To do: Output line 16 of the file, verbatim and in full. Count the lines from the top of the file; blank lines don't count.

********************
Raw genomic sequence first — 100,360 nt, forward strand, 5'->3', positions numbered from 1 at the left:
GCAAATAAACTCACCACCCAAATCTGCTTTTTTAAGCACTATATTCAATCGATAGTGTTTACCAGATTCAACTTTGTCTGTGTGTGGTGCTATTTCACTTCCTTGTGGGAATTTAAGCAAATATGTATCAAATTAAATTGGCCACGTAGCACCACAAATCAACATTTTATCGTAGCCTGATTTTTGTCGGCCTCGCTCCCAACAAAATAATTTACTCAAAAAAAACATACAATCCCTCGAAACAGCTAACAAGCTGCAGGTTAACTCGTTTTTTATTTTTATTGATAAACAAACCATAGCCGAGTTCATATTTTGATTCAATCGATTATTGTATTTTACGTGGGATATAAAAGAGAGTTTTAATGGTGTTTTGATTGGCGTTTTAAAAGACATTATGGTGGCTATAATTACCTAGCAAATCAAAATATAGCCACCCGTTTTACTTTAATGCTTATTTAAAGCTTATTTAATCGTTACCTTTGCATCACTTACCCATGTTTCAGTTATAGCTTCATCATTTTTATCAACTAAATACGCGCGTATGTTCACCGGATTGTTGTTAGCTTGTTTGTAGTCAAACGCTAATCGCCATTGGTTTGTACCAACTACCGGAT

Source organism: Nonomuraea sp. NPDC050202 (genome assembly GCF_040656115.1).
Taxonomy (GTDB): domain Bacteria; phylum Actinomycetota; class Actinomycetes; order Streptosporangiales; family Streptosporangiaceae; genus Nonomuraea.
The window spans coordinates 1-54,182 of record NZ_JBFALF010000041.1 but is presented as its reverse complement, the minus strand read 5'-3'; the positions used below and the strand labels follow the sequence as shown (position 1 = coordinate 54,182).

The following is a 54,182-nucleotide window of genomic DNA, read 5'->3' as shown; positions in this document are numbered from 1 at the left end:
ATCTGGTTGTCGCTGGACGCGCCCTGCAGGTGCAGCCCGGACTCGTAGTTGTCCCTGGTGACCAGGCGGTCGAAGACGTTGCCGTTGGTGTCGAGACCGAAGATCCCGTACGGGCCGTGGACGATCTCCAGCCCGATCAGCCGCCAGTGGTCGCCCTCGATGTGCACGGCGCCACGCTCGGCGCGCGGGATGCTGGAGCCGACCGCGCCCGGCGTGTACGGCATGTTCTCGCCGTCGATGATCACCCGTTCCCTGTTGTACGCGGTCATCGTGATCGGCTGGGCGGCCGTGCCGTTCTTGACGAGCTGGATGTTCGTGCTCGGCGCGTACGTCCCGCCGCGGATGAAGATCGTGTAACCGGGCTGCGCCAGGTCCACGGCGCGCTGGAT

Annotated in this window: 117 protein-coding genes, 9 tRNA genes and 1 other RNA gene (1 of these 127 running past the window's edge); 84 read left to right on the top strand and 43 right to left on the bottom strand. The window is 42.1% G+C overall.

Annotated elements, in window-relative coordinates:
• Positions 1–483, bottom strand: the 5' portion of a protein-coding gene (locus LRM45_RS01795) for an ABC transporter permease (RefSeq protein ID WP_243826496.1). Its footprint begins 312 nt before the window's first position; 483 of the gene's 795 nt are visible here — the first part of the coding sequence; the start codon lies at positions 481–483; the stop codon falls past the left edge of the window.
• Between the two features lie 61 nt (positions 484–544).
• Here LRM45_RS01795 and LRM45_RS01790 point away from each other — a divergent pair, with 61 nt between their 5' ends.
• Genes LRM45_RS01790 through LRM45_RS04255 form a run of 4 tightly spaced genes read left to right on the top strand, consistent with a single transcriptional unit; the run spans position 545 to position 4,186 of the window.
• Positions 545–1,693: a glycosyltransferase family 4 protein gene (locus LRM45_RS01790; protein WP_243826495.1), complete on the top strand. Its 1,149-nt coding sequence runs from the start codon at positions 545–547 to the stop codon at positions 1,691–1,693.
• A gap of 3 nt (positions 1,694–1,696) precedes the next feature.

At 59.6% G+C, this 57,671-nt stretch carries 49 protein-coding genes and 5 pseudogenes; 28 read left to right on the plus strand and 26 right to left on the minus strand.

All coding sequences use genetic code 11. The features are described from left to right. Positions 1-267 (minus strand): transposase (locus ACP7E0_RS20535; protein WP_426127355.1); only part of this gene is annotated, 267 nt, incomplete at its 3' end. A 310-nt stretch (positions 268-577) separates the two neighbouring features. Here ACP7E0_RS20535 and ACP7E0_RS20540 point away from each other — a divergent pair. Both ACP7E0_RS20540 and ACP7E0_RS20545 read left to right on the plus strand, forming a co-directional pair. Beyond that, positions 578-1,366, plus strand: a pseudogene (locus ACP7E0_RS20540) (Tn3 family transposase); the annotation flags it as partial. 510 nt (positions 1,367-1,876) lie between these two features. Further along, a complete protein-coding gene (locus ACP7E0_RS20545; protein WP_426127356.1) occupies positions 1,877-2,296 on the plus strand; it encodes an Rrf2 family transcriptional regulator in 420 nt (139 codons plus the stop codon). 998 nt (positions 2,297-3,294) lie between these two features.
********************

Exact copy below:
At 59.6% G+C, this 57,671-nt stretch carries 49 protein-coding genes and 5 pseudogenes; 28 read left to right on the plus strand and 26 right to left on the minus strand.